BURNETT: Do you agree with Senator Graham?

MERKLEY: Well, absolutely. How do you get your hands around an American president not taking a strong stand against our adversary? And what Lindsey is referring to is absolutely a common opinion of what is the answer?

And I -- let me just expand a little bit here. Is the answer because his business deals involve borrowing from Russia? Is his answer related to the British dossier? Is his answer related to the negotiations between the Trump campaign? We don't know, or maybe it's a piece of all three.

But it is a very extraordinarily strange situation to have the president of the United States not standing up to Russia.

BURNETT: All right. Thank you very much, Senator. I appreciate your time.

MERKLEY: You're welcome. Good to be with you.

BURNETT: And next, stocks soaring to, well, a whole new high. The Dow topping 22,000. Now, this is happening under President Trump's watch, and that's a fair and square point. Does he deserve the credit?

And Jeanne Moos on how Donald Trump missed his "Sharknado" moment and the man who took his place.


UNIDENTIFIED FEMALE: The president of the United States.



[19:50:53] BURNETT: Breaking news: A historic milestone for stocks. The Dow closing above 22,000 for the first time ever. The president taking credit for the milestone earlier today, as the market tried to reach it, tweeting, quote: The stock market could hit all-time high again, 22,000 today, was 18,000 only six months ago on Election Day. Mainstream media seldom mentions.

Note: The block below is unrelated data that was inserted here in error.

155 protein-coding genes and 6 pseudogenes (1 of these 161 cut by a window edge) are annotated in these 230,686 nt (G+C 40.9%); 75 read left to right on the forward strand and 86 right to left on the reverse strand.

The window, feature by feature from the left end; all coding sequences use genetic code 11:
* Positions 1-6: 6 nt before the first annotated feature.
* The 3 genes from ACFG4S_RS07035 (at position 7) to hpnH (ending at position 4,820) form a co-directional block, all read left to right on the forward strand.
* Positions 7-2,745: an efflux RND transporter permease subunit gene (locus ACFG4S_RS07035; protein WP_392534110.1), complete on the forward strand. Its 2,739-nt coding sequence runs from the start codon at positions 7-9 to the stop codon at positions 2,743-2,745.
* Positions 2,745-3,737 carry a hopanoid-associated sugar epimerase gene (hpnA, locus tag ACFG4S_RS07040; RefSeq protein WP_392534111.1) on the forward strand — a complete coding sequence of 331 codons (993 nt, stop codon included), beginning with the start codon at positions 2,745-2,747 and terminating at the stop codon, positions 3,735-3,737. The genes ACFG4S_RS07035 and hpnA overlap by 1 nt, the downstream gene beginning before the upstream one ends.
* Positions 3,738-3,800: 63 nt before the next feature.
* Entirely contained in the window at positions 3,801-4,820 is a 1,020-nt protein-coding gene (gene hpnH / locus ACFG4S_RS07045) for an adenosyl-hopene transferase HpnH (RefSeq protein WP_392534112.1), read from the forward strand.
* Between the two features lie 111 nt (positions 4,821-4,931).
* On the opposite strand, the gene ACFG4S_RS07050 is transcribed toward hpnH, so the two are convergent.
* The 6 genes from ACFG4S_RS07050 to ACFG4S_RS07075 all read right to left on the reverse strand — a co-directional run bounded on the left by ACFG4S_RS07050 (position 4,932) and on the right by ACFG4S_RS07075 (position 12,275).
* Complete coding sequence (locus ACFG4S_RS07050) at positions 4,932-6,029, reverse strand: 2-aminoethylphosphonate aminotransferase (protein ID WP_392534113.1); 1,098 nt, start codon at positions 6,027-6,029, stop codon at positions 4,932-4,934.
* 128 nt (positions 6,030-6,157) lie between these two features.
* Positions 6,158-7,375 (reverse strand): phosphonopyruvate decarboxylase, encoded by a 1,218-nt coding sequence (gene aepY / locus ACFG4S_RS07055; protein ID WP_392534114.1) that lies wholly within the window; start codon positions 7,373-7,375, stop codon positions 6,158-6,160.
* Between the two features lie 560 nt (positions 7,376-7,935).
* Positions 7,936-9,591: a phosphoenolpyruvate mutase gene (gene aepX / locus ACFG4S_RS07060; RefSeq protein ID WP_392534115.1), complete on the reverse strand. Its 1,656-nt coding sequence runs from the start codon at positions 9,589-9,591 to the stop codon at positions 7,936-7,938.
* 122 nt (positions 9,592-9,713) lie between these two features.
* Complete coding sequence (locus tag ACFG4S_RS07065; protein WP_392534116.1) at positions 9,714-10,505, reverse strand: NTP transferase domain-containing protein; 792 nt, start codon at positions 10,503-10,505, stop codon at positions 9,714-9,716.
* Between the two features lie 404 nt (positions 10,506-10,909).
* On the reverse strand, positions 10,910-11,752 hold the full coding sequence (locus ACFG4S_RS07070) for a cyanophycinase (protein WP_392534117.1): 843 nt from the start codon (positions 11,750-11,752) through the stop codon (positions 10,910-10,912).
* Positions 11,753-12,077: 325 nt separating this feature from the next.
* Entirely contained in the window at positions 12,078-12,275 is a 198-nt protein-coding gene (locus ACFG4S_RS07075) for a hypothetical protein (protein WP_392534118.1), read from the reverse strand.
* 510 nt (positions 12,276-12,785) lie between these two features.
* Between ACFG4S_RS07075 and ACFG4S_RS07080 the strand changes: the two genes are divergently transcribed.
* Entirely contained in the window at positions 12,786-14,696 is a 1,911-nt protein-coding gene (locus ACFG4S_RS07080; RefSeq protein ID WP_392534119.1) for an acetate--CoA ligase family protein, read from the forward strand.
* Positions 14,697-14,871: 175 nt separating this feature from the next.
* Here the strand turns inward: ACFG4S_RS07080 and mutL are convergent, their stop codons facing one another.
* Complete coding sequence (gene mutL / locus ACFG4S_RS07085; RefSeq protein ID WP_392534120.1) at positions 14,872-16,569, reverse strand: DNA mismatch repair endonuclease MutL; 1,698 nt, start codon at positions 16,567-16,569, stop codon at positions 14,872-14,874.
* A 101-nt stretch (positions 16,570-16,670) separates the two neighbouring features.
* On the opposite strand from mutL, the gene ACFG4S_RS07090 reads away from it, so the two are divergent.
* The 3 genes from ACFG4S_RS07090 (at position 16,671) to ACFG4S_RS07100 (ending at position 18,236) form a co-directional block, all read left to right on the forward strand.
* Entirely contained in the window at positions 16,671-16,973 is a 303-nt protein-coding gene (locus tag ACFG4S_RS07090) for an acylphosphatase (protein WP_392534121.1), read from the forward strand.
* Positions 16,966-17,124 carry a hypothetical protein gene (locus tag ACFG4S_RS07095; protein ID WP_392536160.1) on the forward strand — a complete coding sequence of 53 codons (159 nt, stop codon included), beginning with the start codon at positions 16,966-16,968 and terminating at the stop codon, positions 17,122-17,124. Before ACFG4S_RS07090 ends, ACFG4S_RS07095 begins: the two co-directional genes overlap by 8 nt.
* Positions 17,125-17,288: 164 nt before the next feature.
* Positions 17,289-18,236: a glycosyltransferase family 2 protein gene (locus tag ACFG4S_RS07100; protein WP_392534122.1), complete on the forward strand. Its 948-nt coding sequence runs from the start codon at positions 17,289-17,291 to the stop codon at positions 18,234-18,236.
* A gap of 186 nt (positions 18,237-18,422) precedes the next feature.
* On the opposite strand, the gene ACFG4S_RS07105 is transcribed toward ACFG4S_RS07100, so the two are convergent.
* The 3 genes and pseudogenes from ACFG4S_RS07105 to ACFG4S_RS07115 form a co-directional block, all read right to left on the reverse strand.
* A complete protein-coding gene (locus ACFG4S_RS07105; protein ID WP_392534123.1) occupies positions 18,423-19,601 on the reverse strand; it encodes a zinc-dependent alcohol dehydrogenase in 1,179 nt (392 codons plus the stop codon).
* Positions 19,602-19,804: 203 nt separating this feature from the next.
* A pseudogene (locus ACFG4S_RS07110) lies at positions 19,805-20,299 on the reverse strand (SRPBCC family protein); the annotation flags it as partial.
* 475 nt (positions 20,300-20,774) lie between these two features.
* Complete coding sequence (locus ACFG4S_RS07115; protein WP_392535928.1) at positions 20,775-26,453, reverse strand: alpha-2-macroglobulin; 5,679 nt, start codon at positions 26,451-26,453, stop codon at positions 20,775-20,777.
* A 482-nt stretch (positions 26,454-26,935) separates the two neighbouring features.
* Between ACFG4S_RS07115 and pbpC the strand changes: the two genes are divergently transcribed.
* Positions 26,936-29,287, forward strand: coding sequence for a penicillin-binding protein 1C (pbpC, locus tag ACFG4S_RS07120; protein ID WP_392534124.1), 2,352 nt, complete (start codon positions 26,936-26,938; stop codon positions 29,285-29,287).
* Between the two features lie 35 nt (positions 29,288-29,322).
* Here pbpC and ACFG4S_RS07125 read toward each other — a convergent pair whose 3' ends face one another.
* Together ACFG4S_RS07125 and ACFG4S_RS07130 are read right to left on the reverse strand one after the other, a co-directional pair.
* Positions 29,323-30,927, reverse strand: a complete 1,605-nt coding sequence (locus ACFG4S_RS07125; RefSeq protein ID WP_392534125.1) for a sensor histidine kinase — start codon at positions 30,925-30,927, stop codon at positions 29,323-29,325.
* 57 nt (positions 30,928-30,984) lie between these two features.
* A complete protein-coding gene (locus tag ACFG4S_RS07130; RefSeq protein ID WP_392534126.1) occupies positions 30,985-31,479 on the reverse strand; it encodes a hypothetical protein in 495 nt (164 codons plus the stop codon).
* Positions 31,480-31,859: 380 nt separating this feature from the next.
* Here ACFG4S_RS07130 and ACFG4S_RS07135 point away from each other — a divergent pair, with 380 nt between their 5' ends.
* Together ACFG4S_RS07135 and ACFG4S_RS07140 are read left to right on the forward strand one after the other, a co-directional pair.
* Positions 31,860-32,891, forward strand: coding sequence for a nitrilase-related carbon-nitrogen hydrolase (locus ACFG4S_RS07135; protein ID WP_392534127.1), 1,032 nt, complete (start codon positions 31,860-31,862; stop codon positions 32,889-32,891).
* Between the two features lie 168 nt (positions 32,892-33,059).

Well, the Dow has risen 20 percent since President Trump was elected. That is a stunning surge by any measure and it is something the president has been taking credit for since taking office.


DONALD TRUMP, PRESIDENT OF THE UNITED STATES: There's a lot of confidence in our economy right now. There's a great confidence level. You've been seeing that in the stock market, you've been seeing that in businesses, and you've been seeing that on every chart.

The stock market hit another all-time high today. We're doing trade deals.

Look at what's happening with the stock markets. Look at so many things where we're just getting bigger, better, and stronger.


BURNETT: OUTFRONT now with more on tonight's number is Paul Hickey, co-founder of Bespoke Investment Group.

And, Paul, the big question here is whether President Trump actually deserves the credit for this milestone we hit today. What do you think?

PAUL HICKEY, CO-FOUNDER, BESPOKE INVESTMENT GROUP: It depends upon who you ask. But I think when you look at any market return under a president, a president deserves some of the credit, I think, but certainly not all of it.